Attackers Have Been Leveraging Microsoft Zero-Day for 18 Months

Likely two separate threat actors are using the just-patched CVE-2024-38112 in targeted, concurrent infostealer campaigns.

3 Min Read
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Threat actors may have been exploiting one of the zero-day bugs that Microsoft patched in its July security update for at least 18 months prior to patch release.

Though the vulnerability (CVE-2024-38112) affects the MSHTML (Trident) engine for the now retired Internet Explorer (IE) browser, newer Windows 10 and Windows 11 systems — where Edge is the default browser — are also susceptible to attacks targeting the flaw.

Novel Exploit Chain

Haifei Li, a security researcher at Check Point, discovered and reported the flaw to Microsoft in May. In a recent blog post, Li described CVE-2024-38112 as allowing an attacker to send victims specially crafted Internet Shortcut files (aka URL files) which, when clicked, would use IE — even if not the default browser — to open an attacker-controlled URL. In attacks that Check Point has observed, the threat actor combined the flaw exploit with another novel IE trick for hiding dangerous HTML application files (or .hta files) in the guise of a benign looking PDF document.

"To summarize the attacks from the exploitation perspective: The first technique used in these campaigns is [a] trick, which allows the attacker to call IE instead of the more secure Chrome/Edge," Li wrote. "The second technique is an IE trick to make the victim believe they are opening a PDF file, while in fact, they are downloading and executing a dangerous .hta application."

In a worst case scenario, the vulnerability could allow an attacker to run ransomware, spyware, and other arbitrary code on the victim's machine, says Eli Smadja, research group manager at Check Point.  

Exploited in Targeted Infostealer Campaigns?

Smadja says Check Point's analysis of attacks targeting the flaw are still ongoing. However, an initial analysis has shown at least two likely different threat actors are exploiting CVE-2024-38112 in concurrent campaigns, targeting individuals in Vietnam and Turkey. One of the campaigns involves attempts by the attacker to drop the Atlantida information stealer on targeted victims in the two countries.

"This actor exploits compromised WordPress platforms to execute attacks using HTA and PowerShell files, which eventually deploy the Atlantida stealer on target machines," Smajda says. "We believe there may be additional, undiscovered incidents driven by cybercriminal motives," he says.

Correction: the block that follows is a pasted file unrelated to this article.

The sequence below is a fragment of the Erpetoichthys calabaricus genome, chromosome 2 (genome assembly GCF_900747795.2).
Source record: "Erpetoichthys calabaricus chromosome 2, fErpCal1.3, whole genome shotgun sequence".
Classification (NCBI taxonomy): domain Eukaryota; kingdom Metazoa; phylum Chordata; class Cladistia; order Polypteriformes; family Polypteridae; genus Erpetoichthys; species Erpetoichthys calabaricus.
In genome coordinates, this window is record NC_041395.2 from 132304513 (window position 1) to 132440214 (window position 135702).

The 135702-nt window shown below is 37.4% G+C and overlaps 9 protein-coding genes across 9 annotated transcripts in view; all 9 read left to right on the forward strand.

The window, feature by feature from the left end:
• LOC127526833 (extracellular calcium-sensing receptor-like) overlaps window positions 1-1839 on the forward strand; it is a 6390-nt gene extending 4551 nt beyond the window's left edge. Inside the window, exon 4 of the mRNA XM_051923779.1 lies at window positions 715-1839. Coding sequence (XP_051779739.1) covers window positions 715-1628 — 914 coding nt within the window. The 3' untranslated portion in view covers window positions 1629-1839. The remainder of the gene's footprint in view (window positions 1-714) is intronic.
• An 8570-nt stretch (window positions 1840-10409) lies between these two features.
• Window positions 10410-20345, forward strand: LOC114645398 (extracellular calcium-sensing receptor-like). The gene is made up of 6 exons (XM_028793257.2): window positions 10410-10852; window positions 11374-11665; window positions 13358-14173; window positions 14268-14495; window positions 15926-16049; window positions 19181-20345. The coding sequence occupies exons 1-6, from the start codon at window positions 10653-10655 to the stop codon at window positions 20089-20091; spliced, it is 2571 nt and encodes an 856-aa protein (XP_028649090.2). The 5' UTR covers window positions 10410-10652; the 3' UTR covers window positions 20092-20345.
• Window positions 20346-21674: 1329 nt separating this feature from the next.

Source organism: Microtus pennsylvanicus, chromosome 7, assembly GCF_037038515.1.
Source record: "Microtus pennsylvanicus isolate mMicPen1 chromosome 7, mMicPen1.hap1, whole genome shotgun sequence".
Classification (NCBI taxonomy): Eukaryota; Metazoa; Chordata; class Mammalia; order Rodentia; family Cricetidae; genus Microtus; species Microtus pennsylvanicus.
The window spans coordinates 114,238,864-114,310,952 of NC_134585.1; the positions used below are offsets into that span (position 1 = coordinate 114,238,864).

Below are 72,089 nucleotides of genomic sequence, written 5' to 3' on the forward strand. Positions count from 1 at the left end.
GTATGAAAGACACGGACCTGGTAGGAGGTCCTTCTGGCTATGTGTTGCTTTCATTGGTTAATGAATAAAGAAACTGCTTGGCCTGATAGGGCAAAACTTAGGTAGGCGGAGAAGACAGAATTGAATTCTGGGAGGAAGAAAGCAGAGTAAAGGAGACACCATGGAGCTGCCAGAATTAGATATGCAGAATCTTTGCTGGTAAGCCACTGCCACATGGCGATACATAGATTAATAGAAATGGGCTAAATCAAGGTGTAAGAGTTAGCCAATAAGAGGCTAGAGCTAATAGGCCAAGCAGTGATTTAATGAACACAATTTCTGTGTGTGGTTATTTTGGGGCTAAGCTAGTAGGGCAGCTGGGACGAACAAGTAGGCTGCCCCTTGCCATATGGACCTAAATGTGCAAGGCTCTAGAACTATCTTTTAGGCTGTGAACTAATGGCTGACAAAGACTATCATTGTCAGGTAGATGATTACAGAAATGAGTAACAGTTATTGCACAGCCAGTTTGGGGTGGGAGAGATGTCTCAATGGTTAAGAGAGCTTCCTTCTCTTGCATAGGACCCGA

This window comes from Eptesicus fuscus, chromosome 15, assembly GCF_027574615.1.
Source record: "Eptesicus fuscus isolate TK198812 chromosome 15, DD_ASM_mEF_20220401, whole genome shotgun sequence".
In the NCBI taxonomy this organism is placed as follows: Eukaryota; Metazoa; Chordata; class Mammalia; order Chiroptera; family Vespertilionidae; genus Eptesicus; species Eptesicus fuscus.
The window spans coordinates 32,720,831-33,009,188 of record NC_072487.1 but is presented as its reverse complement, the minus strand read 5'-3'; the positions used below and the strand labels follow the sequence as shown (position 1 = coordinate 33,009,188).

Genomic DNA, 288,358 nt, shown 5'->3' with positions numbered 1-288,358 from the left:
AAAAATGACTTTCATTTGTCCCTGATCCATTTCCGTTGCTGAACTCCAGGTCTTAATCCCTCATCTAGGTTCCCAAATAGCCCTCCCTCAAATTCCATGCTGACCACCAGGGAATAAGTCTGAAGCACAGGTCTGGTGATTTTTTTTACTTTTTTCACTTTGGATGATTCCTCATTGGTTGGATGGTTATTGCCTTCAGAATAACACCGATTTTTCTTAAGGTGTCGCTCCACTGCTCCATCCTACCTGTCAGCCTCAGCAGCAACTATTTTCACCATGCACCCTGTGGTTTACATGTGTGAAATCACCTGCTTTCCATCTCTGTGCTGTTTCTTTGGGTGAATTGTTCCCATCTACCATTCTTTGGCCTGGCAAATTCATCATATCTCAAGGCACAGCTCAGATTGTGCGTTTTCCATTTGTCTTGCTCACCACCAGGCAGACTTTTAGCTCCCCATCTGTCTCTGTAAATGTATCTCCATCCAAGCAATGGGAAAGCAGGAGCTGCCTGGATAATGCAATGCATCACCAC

Rapid7 earlier this year identified Atlantida as malware that enables theft of credential information, cryptocurrency wallet data, browser data, screen information, hardware data, and other information from compromised systems.

Microsoft described CVE-2024-38112 as a spoofing vulnerability that could have a high impact on system confidentiality, integrity, and availability if successfully exploited. The company however has assigned it only a moderately high severity rating of 7.5 out of 10, based on, among other things, the fact that an attacker would need to convince a victim to interact with the weaponized URL file for any attack to work.

The US Cybersecurity and Infrastructure Security Agency (CISA) has already added CVE-2024-38112 to its catalog of known exploited vulnerabilities (KEV) and has urged organizations to apply Microsoft's mitigations for the vulnerability. Federal civilian executive branch agencies have until July 30 to remediate the issue or discontinue use of affected products until they have fixed the issue.

The Trident bug is one of two zero-days from Microsoft's July update that CISA has added to its KEV catalog. The other is CVE-2024-38080, a privilege escalation flaw in Microsoft Windows Hyper-V virtualization technology. Microsoft has said the vulnerability allows an attacker with local access to acquire system-level privileges.

In all, Microsoft released fixes for a total of 139 vulnerabilities in its products, making the July update larger in CVE volume than the company's updates for May and June combined.

About the Author(s)

Jai Vijayan, Contributing Writer

Jai Vijayan is a seasoned technology reporter with over 20 years of experience in IT trade journalism. He was most recently a Senior Editor at Computerworld, where he covered information security and data privacy issues for the publication. Over the course of his 20-year career at Computerworld, Jai also covered a variety of other technology topics, including big data, Hadoop, Internet of Things, e-voting, and data analytics. Prior to Computerworld, Jai covered technology issues for The Economic Times in Bangalore, India. Jai has a Master's degree in Statistics and lives in Naperville, Ill.

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